The photoreceptors translate light into electrical signals. The light absorbing molecule called retinal combines with proteins called opsin to form four types of visual pigments. Depending on the form of opsin bound, retinal absorbs different wavelengths of visible light. Retinal is related to vitamin A (all trans retinol) and is synthesised from it.
Retinal can form different isomers. When bound to opsin retinal has a bent shape called the 11-cis isomer, however when the pigment is struck by light, retinal straightens to the all-trans isomer form causing it to detach from opsin. This step is the only light dependant stage. The photochemical step initiates a series of events in rods and cones causing electrical impulses to be transmitted along the optic nerve.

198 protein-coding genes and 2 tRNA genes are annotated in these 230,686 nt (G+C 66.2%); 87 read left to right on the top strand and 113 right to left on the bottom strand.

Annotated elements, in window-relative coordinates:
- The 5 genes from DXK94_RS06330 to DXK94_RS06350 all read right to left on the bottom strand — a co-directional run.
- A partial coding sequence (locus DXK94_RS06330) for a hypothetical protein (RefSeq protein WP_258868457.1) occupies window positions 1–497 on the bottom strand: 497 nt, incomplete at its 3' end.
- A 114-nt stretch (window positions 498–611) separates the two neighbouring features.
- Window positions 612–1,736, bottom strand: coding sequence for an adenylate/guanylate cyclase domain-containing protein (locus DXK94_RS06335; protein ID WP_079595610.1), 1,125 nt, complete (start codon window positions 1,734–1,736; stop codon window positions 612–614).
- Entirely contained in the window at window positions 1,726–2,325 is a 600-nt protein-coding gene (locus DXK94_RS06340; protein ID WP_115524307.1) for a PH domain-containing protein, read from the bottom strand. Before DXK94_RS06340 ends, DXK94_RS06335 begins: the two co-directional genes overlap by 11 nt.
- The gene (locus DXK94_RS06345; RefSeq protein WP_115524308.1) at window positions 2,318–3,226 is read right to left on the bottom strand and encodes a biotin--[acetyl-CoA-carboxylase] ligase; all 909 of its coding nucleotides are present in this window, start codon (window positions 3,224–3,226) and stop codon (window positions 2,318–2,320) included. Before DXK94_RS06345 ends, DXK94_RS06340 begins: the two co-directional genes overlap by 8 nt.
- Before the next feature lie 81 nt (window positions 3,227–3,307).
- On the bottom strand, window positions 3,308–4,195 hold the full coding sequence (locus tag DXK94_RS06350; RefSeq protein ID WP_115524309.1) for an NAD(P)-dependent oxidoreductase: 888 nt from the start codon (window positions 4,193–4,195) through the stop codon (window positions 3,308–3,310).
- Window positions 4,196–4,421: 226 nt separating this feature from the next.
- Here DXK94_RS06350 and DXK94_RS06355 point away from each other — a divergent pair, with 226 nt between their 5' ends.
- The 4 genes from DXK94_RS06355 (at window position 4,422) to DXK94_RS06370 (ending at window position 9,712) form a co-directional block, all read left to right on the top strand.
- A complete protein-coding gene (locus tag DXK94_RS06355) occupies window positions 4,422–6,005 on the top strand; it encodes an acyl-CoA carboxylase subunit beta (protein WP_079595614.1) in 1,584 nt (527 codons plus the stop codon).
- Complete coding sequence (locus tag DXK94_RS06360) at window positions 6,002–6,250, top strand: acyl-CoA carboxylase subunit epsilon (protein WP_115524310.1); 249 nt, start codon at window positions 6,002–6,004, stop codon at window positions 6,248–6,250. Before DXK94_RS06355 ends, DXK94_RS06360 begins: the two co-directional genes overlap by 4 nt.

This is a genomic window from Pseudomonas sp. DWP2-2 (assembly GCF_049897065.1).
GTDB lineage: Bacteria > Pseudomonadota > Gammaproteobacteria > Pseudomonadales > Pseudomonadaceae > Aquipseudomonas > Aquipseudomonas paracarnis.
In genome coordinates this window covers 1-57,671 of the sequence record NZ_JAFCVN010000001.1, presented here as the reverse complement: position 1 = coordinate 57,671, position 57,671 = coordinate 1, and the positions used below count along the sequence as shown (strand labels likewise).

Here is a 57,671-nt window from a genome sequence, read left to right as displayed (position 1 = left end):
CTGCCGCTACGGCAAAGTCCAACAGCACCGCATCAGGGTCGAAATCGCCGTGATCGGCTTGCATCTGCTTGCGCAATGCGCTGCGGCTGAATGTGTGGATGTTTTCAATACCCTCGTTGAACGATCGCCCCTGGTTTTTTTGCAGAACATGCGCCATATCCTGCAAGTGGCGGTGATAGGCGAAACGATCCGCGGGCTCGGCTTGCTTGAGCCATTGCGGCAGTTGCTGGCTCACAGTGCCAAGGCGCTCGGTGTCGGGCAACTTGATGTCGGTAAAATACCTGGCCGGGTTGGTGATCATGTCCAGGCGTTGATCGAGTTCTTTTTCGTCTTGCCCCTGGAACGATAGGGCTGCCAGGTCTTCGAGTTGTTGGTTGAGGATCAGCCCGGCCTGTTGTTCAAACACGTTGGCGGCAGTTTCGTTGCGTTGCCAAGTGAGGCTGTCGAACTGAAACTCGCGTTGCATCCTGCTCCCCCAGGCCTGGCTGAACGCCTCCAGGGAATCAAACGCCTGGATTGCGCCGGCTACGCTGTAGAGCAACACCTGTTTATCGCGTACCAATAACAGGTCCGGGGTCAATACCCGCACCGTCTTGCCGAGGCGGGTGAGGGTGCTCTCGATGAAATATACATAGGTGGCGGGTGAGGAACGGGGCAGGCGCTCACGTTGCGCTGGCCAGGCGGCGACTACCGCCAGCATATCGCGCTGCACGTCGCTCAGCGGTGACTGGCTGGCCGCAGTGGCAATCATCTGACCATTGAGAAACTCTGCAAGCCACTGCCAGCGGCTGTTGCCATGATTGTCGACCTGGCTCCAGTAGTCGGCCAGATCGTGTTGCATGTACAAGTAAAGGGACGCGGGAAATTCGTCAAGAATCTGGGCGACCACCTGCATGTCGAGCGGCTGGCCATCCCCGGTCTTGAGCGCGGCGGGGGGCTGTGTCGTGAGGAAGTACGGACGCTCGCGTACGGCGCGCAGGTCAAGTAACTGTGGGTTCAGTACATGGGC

Isomerisation of 11-cis retinal to all- trans retinal. Image taken from http://www.life.uiuc.edu/crofts/bioph354 /bergman/kanal/transp/rhod/e2brdstext.htm
Below are the 2D and 3D structures of all-trans retinol used to synthesis retinal.
Image taken from www.chm.bris.ac.uk/webprojects2002/schnepp/retinol3dstructure.html without permission